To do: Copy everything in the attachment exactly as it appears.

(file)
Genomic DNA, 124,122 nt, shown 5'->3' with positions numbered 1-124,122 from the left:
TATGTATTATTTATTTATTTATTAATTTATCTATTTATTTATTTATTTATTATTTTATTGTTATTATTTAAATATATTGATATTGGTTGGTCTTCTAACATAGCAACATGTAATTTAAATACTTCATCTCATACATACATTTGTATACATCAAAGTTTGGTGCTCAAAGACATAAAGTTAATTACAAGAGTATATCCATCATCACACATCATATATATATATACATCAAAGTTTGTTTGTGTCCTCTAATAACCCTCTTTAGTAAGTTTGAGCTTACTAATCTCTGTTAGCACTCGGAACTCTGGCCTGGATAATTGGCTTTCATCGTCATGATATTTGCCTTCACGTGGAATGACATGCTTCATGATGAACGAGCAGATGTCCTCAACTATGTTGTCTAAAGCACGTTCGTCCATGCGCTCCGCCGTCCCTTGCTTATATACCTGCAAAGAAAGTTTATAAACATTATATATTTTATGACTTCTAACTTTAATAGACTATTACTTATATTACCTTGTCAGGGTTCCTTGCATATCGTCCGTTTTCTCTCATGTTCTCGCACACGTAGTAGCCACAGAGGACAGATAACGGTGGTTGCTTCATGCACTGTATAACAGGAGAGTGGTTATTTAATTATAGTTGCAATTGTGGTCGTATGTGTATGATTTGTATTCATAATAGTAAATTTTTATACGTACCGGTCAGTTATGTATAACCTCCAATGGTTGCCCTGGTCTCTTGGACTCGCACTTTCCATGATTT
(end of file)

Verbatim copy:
Genomic DNA, 124,122 nt, shown 5'->3' with positions numbered 1-124,122 from the left:
TATGTATTATTTATTTATTTATTAATTTATCTATTTATTTATTTATTTATTATTTTATTGTTATTATTTAAATATATTGATATTGGTTGGTCTTCTAACATAGCAACATGTAATTTAAATACTTCATCTCATACATACATTTGTATACATCAAAGTTTGGTGCTCAAAGACATAAAGTTAATTACAAGAGTATATCCATCATCACACATCATATATATATATACATCAAAGTTTGTTTGTGTCCTCTAATAACCCTCTTTAGTAAGTTTGAGCTTACTAATCTCTGTTAGCACTCGGAACTCTGGCCTGGATAATTGGCTTTCATCGTCATGATATTTGCCTTCACGTGGAATGACATGCTTCATGATGAACGAGCAGATGTCCTCAACTATGTTGTCTAAAGCACGTTCGTCCATGCGCTCCGCCGTCCCTTGCTTATATACCTGCAAAGAAAGTTTATAAACATTATATATTTTATGACTTCTAACTTTAATAGACTATTACTTATATTACCTTGTCAGGGTTCCTTGCATATCGTCCGTTTTCTCTCATGTTCTCGCACACGTAGTAGCCACAGAGGACAGATAACGGTGGTTGCTTCATGCACTGTATAACAGGAGAGTGGTTATTTAATTATAGTTGCAATTGTGGTCGTATGTGTATGATTTGTATTCATAATAGTAAATTTTTATACGTACCGGTCAGTTATGTATAACCTCCAATGGTTGCCCTGGTCTCTTGGACTCGCACTTTCCATGATTT